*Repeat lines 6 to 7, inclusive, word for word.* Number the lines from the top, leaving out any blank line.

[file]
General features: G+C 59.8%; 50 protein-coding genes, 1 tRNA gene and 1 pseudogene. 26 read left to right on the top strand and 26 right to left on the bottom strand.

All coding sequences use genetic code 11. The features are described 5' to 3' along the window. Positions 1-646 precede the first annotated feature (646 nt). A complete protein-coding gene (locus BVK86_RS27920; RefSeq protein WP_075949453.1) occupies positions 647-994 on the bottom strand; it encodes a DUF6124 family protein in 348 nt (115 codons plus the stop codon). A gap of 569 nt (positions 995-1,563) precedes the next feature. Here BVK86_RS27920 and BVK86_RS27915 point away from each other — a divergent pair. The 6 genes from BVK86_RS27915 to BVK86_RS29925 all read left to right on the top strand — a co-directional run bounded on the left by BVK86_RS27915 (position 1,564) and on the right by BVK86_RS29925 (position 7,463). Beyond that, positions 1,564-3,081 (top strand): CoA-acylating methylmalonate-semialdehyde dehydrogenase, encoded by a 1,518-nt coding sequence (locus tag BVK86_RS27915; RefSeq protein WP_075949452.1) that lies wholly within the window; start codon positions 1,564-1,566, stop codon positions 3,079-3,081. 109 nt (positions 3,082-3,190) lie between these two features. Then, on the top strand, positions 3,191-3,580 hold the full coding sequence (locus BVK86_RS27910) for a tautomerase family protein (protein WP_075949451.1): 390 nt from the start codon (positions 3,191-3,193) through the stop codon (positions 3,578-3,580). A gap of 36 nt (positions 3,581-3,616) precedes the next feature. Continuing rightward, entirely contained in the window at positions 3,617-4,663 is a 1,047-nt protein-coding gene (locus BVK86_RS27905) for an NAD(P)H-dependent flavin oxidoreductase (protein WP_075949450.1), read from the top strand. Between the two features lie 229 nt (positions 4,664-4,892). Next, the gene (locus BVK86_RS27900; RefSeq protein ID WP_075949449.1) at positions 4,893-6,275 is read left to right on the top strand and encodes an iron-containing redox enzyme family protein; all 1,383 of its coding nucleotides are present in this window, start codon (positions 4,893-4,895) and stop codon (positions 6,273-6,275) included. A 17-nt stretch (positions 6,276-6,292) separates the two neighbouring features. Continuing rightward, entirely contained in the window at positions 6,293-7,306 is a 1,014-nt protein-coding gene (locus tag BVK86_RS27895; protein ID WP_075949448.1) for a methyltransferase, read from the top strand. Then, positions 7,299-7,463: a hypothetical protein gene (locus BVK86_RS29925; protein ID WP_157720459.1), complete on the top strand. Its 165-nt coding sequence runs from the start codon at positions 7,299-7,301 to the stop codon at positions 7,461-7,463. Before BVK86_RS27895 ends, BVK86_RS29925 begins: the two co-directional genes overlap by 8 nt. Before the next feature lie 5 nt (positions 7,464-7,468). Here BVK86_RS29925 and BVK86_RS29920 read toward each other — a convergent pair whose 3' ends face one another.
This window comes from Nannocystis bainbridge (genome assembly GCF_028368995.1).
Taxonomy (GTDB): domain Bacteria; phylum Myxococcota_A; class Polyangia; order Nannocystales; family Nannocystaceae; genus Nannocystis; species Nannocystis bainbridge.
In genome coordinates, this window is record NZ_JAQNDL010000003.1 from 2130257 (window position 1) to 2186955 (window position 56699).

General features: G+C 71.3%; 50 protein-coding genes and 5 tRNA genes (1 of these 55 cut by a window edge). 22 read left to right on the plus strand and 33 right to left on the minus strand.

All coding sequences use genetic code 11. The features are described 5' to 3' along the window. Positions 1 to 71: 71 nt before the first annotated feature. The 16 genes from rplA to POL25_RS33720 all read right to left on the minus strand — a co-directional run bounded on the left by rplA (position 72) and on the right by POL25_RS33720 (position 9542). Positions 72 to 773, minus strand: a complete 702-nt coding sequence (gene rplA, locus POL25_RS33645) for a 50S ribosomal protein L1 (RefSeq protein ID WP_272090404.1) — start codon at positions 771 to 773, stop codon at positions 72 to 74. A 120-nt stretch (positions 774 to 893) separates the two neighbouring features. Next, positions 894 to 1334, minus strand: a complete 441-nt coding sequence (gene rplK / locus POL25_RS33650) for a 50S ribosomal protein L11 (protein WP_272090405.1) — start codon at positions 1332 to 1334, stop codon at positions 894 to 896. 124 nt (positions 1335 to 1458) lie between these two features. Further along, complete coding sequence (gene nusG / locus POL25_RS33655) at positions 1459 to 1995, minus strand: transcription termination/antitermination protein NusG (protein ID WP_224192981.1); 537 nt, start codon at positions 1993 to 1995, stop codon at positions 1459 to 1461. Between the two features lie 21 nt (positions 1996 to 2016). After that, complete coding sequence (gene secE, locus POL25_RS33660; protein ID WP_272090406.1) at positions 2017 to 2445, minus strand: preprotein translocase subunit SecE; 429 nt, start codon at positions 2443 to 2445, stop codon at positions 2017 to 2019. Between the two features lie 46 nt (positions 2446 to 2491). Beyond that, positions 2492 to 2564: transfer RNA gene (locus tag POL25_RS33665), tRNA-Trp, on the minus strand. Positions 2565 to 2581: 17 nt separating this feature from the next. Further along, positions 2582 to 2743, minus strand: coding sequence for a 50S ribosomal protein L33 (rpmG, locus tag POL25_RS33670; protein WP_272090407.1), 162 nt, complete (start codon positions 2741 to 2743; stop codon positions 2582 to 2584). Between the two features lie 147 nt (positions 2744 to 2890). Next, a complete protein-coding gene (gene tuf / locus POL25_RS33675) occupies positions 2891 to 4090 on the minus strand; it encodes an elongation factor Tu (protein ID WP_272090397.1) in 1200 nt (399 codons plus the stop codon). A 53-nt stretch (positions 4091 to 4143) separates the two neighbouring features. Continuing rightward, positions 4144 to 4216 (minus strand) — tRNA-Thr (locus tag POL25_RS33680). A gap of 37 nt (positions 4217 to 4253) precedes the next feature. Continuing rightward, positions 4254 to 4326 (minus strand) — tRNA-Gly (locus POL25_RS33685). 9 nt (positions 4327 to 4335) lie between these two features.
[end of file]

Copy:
General features: G+C 71.3%; 50 protein-coding genes and 5 tRNA genes (1 of these 55 cut by a window edge). 22 read left to right on the plus strand and 33 right to left on the minus strand.

All coding sequences use genetic code 11. The features are described 5' to 3' along the window. Positions 1 to 71: 71 nt before the first annotated feature. The 16 genes from rplA to POL25_RS33720 all read right to left on the minus strand — a co-directional run bounded on the left by rplA (position 72) and on the right by POL25_RS33720 (position 9542). Positions 72 to 773, minus strand: a complete 702-nt coding sequence (gene rplA, locus POL25_RS33645) for a 50S ribosomal protein L1 (RefSeq protein ID WP_272090404.1) — start codon at positions 771 to 773, stop codon at positions 72 to 74. A 120-nt stretch (positions 774 to 893) separates the two neighbouring features. Next, positions 894 to 1334, minus strand: a complete 441-nt coding sequence (gene rplK / locus POL25_RS33650) for a 50S ribosomal protein L11 (protein WP_272090405.1) — start codon at positions 1332 to 1334, stop codon at positions 894 to 896. 124 nt (positions 1335 to 1458) lie between these two features. Further along, complete coding sequence (gene nusG / locus POL25_RS33655) at positions 1459 to 1995, minus strand: transcription termination/antitermination protein NusG (protein ID WP_224192981.1); 537 nt, start codon at positions 1993 to 1995, stop codon at positions 1459 to 1461. Between the two features lie 21 nt (positions 1996 to 2016). After that, complete coding sequence (gene secE, locus POL25_RS33660; protein ID WP_272090406.1) at positions 2017 to 2445, minus strand: preprotein translocase subunit SecE; 429 nt, start codon at positions 2443 to 2445, stop codon at positions 2017 to 2019. Between the two features lie 46 nt (positions 2446 to 2491). Beyond that, positions 2492 to 2564: transfer RNA gene (locus tag POL25_RS33665), tRNA-Trp, on the minus strand. Positions 2565 to 2581: 17 nt separating this feature from the next. Further along, positions 2582 to 2743, minus strand: coding sequence for a 50S ribosomal protein L33 (rpmG, locus tag POL25_RS33670; protein WP_272090407.1), 162 nt, complete (start codon positions 2741 to 2743; stop codon positions 2582 to 2584). Between the two features lie 147 nt (positions 2744 to 2890). Next, a complete protein-coding gene (gene tuf / locus POL25_RS33675) occupies positions 2891 to 4090 on the minus strand; it encodes an elongation factor Tu (protein ID WP_272090397.1) in 1200 nt (399 codons plus the stop codon). A 53-nt stretch (positions 4091 to 4143) separates the two neighbouring features. Continuing rightward, positions 4144 to 4216 (minus strand) — tRNA-Thr (locus tag POL25_RS33680). A gap of 37 nt (positions 4217 to 4253) precedes the next feature. Continuing rightward, positions 4254 to 4326 (minus strand) — tRNA-Gly (locus POL25_RS33685). 9 nt (positions 4327 to 4335) lie between these two features.